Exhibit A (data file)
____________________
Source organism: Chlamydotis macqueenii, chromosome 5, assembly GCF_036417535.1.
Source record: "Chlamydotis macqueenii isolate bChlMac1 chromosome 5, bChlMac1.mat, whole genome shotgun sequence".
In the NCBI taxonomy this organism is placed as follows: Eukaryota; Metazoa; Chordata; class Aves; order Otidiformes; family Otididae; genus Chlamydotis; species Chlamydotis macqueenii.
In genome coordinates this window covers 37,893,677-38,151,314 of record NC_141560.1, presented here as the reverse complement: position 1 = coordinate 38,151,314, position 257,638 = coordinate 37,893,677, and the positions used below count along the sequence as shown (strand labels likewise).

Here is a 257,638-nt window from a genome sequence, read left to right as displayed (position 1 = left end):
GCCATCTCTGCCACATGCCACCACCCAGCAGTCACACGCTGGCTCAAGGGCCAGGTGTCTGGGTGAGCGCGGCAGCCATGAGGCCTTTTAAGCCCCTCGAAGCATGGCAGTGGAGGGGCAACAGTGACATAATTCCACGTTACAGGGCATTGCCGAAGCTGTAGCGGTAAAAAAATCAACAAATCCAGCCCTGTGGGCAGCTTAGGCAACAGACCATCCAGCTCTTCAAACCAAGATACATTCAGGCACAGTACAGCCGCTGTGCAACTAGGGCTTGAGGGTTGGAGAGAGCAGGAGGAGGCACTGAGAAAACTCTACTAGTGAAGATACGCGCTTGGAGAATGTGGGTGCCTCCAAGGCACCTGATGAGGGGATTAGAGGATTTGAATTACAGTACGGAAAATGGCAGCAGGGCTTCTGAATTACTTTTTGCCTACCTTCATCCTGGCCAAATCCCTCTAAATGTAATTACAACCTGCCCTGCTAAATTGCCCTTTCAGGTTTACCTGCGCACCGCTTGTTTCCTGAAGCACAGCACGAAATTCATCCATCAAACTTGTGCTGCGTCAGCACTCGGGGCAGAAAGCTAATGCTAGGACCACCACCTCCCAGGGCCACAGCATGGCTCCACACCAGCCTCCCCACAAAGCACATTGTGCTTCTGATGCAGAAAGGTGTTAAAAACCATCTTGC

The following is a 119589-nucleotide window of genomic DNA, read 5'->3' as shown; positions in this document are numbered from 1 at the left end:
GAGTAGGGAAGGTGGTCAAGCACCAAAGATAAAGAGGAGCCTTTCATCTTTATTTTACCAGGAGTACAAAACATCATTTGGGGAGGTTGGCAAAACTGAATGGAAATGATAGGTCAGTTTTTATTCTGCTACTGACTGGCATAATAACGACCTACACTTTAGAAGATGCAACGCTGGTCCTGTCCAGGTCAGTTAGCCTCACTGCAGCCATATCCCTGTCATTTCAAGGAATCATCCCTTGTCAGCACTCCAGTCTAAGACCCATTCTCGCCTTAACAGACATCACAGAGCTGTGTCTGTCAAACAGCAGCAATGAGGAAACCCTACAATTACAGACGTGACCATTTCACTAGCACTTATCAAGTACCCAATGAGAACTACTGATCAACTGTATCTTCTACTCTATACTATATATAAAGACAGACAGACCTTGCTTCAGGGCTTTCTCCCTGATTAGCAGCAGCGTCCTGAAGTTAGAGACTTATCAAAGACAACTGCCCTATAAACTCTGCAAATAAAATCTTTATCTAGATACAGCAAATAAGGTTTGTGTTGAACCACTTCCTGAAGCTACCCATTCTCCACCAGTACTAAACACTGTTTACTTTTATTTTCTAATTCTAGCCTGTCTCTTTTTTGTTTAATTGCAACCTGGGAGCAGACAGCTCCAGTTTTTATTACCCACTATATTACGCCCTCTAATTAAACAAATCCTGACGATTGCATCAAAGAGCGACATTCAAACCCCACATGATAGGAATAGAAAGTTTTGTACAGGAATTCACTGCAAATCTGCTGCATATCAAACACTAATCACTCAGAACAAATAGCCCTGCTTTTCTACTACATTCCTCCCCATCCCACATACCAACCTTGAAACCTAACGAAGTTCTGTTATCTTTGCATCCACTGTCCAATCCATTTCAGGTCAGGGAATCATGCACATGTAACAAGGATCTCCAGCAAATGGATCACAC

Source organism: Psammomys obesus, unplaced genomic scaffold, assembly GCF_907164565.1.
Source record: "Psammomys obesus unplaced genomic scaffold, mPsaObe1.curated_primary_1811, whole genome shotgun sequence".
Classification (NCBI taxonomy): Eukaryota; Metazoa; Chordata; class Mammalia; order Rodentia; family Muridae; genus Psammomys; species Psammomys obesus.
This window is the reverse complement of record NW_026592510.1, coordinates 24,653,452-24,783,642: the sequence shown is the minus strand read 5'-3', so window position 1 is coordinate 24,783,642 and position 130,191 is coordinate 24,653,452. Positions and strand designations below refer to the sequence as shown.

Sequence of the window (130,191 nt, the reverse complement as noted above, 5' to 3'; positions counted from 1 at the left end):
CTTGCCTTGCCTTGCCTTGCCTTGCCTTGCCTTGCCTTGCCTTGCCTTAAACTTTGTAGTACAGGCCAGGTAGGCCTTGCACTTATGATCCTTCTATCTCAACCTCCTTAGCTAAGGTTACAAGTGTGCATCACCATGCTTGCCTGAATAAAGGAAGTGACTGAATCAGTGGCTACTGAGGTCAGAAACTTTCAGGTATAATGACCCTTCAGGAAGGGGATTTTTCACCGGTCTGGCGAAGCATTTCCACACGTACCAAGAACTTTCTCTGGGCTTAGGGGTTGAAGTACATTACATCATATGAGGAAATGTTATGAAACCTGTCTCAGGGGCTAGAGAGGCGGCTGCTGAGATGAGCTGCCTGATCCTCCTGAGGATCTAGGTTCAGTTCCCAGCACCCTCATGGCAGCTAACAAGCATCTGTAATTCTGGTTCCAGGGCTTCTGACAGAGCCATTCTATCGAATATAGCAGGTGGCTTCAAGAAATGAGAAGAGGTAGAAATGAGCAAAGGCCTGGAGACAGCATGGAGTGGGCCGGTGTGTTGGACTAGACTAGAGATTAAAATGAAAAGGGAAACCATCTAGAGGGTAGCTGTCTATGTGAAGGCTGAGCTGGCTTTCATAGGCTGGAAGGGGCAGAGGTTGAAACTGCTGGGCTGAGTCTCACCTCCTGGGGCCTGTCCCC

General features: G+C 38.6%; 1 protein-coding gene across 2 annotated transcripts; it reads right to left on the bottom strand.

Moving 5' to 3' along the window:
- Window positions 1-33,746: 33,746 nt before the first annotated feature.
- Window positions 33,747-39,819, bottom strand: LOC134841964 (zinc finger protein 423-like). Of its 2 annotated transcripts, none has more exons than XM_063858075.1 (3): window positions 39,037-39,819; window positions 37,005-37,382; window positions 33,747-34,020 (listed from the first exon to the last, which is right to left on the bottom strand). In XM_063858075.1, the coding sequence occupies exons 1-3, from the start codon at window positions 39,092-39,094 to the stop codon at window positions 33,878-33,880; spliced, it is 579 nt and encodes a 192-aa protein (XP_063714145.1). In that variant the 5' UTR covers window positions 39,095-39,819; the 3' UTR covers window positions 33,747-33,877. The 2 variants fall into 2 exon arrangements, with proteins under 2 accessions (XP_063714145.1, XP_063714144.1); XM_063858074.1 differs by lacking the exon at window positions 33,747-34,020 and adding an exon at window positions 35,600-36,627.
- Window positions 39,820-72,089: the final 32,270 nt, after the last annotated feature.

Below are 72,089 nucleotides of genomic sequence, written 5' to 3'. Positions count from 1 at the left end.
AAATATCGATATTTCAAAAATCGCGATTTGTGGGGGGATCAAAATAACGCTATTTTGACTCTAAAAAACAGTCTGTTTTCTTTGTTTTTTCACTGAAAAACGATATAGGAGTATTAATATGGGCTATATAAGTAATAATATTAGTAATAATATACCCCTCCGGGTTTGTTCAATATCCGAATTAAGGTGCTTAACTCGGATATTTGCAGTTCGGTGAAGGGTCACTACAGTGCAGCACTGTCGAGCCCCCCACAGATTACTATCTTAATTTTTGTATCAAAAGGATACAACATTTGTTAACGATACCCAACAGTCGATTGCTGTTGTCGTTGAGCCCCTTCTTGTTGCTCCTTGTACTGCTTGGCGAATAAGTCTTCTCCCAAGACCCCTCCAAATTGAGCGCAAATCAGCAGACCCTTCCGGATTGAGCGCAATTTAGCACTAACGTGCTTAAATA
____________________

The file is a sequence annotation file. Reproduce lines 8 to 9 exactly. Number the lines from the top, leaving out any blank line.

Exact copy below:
GAGTAGGGAAGGTGGTCAAGCACCAAAGATAAAGAGGAGCCTTTCATCTTTATTTTACCAGGAGTACAAAACATCATTTGGGGAGGTTGGCAAAACTGAATGGAAATGATAGGTCAGTTTTTATTCTGCTACTGACTGGCATAATAACGACCTACACTTTAGAAGATGCAACGCTGGTCCTGTCCAGGTCAGTTAGCCTCACTGCAGCCATATCCCTGTCATTTCAAGGAATCATCCCTTGTCAGCACTCCAGTCTAAGACCCATTCTCGCCTTAACAGACATCACAGAGCTGTGTCTGTCAAACAGCAGCAATGAGGAAACCCTACAATTACAGACGTGACCATTTCACTAGCACTTATCAAGTACCCAATGAGAACTACTGATCAACTGTATCTTCTACTCTATACTATATATAAAGACAGACAGACCTTGCTTCAGGGCTTTCTCCCTGATTAGCAGCAGCGTCCTGAAGTTAGAGACTTATCAAAGACAACTGCCCTATAAACTCTGCAAATAAAATCTTTATCTAGATACAGCAAATAAGGTTTGTGTTGAACCACTTCCTGAAGCTACCCATTCTCCACCAGTACTAAACACTGTTTACTTTTATTTTCTAATTCTAGCCTGTCTCTTTTTTGTTTAATTGCAACCTGGGAGCAGACAGCTCCAGTTTTTATTACCCACTATATTACGCCCTCTAATTAAACAAATCCTGACGATTGCATCAAAGAGCGACATTCAAACCCCACATGATAGGAATAGAAAGTTTTGTACAGGAATTCACTGCAAATCTGCTGCATATCAAACACTAATCACTCAGAACAAATAGCCCTGCTTTTCTACTACATTCCTCCCCATCCCACATACCAACCTTGAAACCTAACGAAGTTCTGTTATCTTTGCATCCACTGTCCAATCCATTTCAGGTCAGGGAATCATGCACATGTAACAAGGATCTCCAGCAAATGGATCACAC

Source organism: Psammomys obesus, unplaced genomic scaffold, assembly GCF_907164565.1.